Outline research projects.

I have done a little pro bono career coaching with postdoc friends in the past, and I was surprised they did not have a working draft of any future research ideas or plans. No matter how early in your postdoc you may be, start a project-idea file and allocate time each week to work on related literature searches and writing a mock proposal. Even if you are transitioning out of academia, a similar activity can help identify what areas of science interest you most and to formulate potential business concepts, story ideas for science-communications work, etc.
It also may be time to have that long-overdue conversation with your supervisor on whether you will be able to take any part of your research project with you, if you are applying for academic jobs. If that’s not an option, it’s especially important to be planning a future research program in advance and reaching out to form collaborations.
 


Apply for career-transition fellowships and grants.

Securing a fellowship or grant demonstrates your capability to formulate a clear research plan and the potential to bring in funds in a future research position. Especially useful (and attractive to employers) are fellowships and grants that provide career-transition support, such as funding that can be carried over from a postdoctoral position to an academic appointment.
 

In my mind, I also consider other types of fellowships as a career-transition program — that is, they prepare you for a specific career path with advanced skills and training, not just a replicate of your Ph.D. program. Here are a few biomedical-related fellowship and grant opportunities that I ran across this week on my Twitter feed and from a few web searches.

 
  • The National Institutes of Health offers several types of career-development grants (e.g., K22, K99/R00) to support the transition of postdoc to independent researcher. Such grants fund projects in two phases: during the postdoc appointment and then upon successful transition to a tenure-track or equivalent faculty position. You can visit the “Research Career Development Awards” page to filter through programs and view current funding opportunities. Standard due dates for new K-series submissions are Oct. 12, Feb. 12 and June 12.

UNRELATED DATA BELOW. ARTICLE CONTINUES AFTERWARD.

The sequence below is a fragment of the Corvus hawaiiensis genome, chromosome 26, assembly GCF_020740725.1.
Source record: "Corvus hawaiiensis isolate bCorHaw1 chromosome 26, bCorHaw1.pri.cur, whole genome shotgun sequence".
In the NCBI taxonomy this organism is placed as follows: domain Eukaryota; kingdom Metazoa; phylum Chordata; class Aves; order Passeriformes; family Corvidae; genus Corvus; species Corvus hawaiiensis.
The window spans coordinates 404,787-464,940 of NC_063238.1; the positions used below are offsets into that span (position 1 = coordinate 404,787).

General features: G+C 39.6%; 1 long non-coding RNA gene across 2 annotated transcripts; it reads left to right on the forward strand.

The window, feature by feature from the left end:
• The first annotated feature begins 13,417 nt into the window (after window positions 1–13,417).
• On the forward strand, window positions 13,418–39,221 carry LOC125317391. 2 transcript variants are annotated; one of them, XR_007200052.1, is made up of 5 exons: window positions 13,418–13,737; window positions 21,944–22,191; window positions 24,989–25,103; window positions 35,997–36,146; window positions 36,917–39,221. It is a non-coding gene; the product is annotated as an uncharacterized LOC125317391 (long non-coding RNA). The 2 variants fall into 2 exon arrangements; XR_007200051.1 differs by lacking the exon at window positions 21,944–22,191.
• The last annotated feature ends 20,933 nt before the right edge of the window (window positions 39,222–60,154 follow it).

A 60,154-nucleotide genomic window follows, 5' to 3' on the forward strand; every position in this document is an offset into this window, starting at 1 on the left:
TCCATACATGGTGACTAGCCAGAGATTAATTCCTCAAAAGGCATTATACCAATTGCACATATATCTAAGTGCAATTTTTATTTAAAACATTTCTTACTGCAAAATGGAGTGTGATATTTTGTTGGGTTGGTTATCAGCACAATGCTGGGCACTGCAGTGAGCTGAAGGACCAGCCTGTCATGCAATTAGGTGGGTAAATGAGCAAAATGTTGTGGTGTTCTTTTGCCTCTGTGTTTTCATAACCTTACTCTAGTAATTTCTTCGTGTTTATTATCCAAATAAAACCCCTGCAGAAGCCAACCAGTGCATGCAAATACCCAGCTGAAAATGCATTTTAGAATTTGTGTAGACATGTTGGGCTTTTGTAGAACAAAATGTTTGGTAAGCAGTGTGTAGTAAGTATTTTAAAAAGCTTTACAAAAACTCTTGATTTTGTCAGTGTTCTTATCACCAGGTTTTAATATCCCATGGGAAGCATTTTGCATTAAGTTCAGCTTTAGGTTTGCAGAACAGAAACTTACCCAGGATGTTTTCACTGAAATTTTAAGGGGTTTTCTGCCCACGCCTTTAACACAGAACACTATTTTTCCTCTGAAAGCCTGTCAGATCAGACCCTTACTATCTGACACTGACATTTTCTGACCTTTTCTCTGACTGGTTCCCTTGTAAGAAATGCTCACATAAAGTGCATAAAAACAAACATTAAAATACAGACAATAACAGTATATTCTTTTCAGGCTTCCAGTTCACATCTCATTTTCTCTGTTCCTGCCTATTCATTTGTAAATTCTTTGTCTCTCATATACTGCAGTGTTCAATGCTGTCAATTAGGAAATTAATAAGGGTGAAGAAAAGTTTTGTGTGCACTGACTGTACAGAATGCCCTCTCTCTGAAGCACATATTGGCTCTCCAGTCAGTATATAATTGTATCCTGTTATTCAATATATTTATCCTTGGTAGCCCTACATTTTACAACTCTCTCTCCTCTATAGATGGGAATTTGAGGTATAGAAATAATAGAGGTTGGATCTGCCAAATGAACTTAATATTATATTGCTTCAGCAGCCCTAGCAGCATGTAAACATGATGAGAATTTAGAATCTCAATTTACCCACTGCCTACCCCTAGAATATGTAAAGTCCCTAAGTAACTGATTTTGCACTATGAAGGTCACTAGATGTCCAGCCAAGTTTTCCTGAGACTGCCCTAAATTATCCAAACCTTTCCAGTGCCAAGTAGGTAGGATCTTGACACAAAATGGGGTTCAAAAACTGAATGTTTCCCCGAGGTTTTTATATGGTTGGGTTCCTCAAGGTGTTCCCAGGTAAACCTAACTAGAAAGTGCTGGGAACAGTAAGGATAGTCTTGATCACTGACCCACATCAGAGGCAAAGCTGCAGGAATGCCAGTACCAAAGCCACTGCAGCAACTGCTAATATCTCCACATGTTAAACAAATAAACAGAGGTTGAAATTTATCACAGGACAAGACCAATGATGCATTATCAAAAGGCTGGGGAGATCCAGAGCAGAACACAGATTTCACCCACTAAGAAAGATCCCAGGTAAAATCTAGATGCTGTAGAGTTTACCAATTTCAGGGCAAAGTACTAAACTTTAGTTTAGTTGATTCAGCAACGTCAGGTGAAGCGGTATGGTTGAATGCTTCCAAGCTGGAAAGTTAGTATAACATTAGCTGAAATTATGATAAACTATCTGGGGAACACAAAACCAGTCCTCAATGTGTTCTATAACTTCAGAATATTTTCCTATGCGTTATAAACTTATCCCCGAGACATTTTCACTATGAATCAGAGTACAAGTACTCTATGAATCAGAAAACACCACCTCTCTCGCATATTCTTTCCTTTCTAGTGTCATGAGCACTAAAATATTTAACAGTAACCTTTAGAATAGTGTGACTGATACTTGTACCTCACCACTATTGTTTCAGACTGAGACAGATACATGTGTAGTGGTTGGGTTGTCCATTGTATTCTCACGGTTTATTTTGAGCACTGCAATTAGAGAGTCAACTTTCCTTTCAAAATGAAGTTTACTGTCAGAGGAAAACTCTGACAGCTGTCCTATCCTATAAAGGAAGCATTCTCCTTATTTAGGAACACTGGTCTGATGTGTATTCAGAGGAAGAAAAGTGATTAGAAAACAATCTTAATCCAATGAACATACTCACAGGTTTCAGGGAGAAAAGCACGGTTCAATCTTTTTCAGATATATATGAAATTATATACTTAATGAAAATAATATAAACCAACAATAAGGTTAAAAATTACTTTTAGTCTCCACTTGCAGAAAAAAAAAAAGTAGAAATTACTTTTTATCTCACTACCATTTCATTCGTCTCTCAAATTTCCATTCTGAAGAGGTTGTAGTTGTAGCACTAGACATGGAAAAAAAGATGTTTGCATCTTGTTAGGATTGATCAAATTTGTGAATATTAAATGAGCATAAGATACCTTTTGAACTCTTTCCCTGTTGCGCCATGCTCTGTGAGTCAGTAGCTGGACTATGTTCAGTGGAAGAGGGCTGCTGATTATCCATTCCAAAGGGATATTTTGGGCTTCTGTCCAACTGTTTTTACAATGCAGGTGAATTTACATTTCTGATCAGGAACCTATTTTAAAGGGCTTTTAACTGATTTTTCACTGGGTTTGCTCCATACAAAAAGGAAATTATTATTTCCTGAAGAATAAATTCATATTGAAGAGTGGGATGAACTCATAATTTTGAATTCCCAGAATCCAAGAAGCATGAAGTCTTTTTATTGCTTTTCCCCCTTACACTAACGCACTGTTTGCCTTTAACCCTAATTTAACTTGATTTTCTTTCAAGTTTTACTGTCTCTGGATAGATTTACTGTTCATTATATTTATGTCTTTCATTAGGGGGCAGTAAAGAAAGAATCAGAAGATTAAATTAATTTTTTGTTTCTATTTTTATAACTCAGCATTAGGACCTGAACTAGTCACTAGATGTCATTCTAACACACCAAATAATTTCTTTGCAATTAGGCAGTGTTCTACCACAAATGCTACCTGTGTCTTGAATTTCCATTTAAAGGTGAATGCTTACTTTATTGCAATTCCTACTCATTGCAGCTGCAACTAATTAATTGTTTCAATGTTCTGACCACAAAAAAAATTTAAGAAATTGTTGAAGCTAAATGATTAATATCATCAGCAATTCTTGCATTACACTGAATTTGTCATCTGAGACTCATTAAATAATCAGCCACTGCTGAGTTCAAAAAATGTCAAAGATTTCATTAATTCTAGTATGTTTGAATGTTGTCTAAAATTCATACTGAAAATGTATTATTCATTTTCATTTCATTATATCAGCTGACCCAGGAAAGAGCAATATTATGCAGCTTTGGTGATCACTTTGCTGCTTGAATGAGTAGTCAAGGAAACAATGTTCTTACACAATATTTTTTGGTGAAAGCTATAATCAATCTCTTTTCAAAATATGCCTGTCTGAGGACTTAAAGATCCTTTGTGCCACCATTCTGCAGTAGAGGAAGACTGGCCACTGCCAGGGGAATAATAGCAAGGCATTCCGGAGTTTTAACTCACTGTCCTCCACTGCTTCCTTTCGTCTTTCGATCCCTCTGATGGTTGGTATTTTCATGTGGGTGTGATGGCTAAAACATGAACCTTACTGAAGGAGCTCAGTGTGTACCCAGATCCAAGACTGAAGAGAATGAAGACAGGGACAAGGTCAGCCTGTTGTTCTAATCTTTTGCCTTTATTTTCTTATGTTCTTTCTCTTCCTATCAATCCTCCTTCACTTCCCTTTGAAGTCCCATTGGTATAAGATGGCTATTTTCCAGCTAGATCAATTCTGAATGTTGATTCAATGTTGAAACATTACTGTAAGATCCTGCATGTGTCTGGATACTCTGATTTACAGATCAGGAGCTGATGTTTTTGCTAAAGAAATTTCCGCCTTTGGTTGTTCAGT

• The Howard Hughes Medical Institute recently announced the first cohort of the Hanna H. Gray Fellows Program aimed at increasing diversity in academic science. Fellows are financially supported for eight years from postdoc through the first years of a tenure-track faculty position. Applications are being accepted through Jan. 10 for the next competition round.  
 
  • The Mayo Clinic runs a Clinical Microbiology Fellowship program designed to train post-Ph.D. and M.D. scientists to be directors of clinical-microbiology laboratories. The program includes both clinical components and management training. The application deadline is Dec. 31. It also offers a number of similar post-graduate fellowships for other specialties within the clinical and medical-technology fields.  
 
  • The Burroughs Wellcome Fund offers several postdoctoral fellowships, including the Career Awards for Medical Scientists and Career Awards at the Scientific Interface. Both programs bridge the funding gap between postdoctoral appointment and the early years of an academic faculty position. The CASM is designed for physician-scientists working in biomedical, disease-oriented or translational research areas, and applications are due Oct. 3. The deadline for the CASI has passed for this year.
 
  • A number of disease-oriented nonprofits also fund postdoctoral fellowships with options for career-transition funding to an academic appointment. Such organizations include the Juvenile Diabetes Research Foundation and the National Multiple Sclerosis Society. While the deadlines have passed for this year for those two, you can investigate options offered by other foundations and start a calendar of application deadlines for next year.
 

In the end, I’m not a postdoc and never will be one, so seek out advice from peers who have faced similar career decisions. It’s important to hear your thoughts on this topic. Please comment below or on social media with any career tips and resources for other postdocs.  

 

Donna Kridelbaugh is the ASBMB careers blogger. Connect with her on Twitter (@science_mentor) or at her website (sciencementor.me).